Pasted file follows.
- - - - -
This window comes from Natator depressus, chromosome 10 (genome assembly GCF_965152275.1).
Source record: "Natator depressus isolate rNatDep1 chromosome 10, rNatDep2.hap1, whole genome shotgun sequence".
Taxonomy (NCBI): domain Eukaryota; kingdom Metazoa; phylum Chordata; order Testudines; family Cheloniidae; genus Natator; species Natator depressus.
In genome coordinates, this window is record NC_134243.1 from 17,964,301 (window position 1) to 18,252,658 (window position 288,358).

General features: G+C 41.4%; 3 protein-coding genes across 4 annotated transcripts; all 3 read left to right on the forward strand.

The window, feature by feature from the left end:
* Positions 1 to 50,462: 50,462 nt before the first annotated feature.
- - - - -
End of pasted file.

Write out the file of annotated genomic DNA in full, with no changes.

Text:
This window comes from Natator depressus, chromosome 10 (genome assembly GCF_965152275.1).
Source record: "Natator depressus isolate rNatDep1 chromosome 10, rNatDep2.hap1, whole genome shotgun sequence".
Taxonomy (NCBI): domain Eukaryota; kingdom Metazoa; phylum Chordata; order Testudines; family Cheloniidae; genus Natator; species Natator depressus.
In genome coordinates, this window is record NC_134243.1 from 17,964,301 (window position 1) to 18,252,658 (window position 288,358).

General features: G+C 41.4%; 3 protein-coding genes across 4 annotated transcripts; all 3 read left to right on the forward strand.

The window, feature by feature from the left end:
* Positions 1 to 50,462: 50,462 nt before the first annotated feature.